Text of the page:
A brother and sister born in Australia in 2014 joined an exclusive club of brothers and sisters sharing an extremely rare connection: they are the second pair of "semi-identical" twins ever found.
The twins each received a DNA mix from their father, but the genes they inherited from Mom are 100% identical. Not only is there only one other case of this type known, but this couple was the first to be detected before it was born.
"The mother's ultrasound at six weeks showed a single placenta and the placement of amniotic sacs indicating that she was expecting identical twins," said Nicholas Fisk, a specialist in fetal medicine, who treated the young family while he was based at the Royal Brisbane Hospital and Women's Hospital.
"However, an ultrasound at 14 weeks showed that the twins were men and women, which is not possible for identical twins."
As a rule, twins are just two varieties. There is a non-identical "dizygotic" type, which results from two eggs each fertilized by a spermatozoon.
Then there are those who are identical, or "monozygotic", where a solitary fertilized egg divides completely into distinct individuals before settling into the planned fetal growth and development program.
Before 2007, the very idea of a third "sesquizygotic" category was more theoretical than an established fact. Then came a random discovery of twins born in the United States who turned out to be genetic chimeras.
Both of these infants possessed a mixture of cells, some with two X chromosomes and others with a Y chromosome. If one of the infants was not born intersex, it is possible that we did not let's not be more aware of their genetic secret.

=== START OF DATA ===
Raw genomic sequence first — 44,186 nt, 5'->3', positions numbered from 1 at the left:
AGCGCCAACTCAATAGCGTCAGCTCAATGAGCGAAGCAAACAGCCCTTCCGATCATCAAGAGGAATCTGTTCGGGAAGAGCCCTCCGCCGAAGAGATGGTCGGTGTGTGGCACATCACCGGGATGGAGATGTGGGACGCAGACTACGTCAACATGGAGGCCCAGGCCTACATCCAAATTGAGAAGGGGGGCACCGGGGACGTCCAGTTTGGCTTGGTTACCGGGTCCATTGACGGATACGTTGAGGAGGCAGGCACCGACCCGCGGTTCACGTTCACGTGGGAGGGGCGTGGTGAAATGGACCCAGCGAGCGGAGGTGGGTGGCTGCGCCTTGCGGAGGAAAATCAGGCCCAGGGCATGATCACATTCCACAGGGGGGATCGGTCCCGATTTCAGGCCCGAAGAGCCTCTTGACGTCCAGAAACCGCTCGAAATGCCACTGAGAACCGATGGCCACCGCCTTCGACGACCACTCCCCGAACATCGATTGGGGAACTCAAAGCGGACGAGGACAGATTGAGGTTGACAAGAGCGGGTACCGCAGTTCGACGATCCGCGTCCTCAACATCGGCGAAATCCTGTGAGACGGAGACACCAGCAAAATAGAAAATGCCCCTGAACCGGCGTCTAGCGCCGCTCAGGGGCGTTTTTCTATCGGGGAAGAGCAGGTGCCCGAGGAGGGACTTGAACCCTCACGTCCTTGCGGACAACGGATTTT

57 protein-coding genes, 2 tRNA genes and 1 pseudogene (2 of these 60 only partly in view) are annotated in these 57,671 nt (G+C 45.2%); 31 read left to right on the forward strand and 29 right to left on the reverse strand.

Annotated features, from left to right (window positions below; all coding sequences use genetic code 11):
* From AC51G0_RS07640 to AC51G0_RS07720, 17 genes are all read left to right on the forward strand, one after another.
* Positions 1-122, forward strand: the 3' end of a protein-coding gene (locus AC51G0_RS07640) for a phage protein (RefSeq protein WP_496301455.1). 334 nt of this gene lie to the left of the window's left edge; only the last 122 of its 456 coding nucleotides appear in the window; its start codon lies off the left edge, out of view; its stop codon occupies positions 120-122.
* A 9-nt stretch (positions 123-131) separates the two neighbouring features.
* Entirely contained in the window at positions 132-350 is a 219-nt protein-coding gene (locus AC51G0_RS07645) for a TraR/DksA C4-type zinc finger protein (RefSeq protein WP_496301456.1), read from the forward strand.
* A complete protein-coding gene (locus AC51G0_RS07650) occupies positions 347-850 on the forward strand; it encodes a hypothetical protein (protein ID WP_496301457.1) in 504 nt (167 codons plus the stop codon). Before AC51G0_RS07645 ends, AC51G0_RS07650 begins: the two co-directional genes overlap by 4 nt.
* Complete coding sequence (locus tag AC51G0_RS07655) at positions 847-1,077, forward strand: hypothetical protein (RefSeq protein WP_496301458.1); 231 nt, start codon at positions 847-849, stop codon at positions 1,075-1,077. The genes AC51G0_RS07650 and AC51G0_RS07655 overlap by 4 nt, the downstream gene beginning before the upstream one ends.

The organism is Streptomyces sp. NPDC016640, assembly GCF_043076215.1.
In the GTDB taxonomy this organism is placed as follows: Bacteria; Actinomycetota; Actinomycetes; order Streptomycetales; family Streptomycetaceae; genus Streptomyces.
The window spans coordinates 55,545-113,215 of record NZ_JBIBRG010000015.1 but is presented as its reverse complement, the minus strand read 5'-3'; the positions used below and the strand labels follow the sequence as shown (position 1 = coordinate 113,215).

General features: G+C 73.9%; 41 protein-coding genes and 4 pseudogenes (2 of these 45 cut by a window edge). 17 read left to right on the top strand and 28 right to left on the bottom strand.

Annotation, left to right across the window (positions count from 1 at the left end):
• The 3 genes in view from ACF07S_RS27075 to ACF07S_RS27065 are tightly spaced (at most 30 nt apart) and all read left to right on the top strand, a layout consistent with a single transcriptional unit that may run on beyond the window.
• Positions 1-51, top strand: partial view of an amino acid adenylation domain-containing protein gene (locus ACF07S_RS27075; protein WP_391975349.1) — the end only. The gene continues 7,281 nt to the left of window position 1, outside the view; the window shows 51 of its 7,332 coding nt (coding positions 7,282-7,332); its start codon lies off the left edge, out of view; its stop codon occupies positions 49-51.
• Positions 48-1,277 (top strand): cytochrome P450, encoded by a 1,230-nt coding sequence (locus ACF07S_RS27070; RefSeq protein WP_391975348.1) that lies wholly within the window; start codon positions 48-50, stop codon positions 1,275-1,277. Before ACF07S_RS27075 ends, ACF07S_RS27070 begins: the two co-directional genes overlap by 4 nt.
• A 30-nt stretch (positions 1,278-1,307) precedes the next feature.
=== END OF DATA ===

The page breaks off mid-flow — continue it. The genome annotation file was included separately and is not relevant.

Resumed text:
Similarly, while none of the Australian twins is physiologically present as an intersexual, both possess an assortment of cells bearing pairs of XX or XY chromosomes.
The cell test taken from their respective bags of amniotic fluid also showed that, if the maternal DNA of each of them was 100% identical, only 78% of the paternal DNA matched.
A possible explanation for this assortment of genomes in one person is that the mother's eggs may be copied prematurely before being fertilized by two sperms, but have not completely separated.
There is another possibility, favored by specialists investigating the most recent case.
"It is likely that the mother's egg was fertilized simultaneously by two of the father's spermatozoa before division," says Fisk.
Like this friend who embarks on a first appointment, an additional selection of genes should sound the death knell for any incipient love story, which means that an embryo newly fertilized would not normally produce it.
"In the case of [Australian] Sesquizygous twins, the fertilized egg also seems to have divided the three sets of chromosomes into groups of cells that then split into two, thus creating twins, "says clinical geneticist Michael Gabbett of the University of Technology from Queensland, Australia.
With so few examples, it is difficult to know for sure which explanation is the most accurate or whether each group of twins has evolved slightly differently.
It is also difficult to estimate how many twins considered non-identical share the same selection of their mother's DNA.
A study of global twins databases suggests that while there are others, they are still incredibly rare examples.
"We first wondered if there were possibly other misclassified or undeclared cases, so we looked at the genetic data of 968 fraternal twins and their parents," he said. said Fisk.
"However, we have not found any other sesquizygotic twins in these data, nor any cases of semi-identical twins in the major global twin studies."
This scarcity precludes any possibility of systematic genetic screening for chimerism in twins, at least for the moment.
Advances in genetic testing and expanding databases of medical data could lead to the discovery of more semi-identical twins in the future, and could eventually help us better understand the fertilization process in more detail.
In the meantime, these twin groups can legitimately claim to be two people.
This research was published in The New England Medical Journal.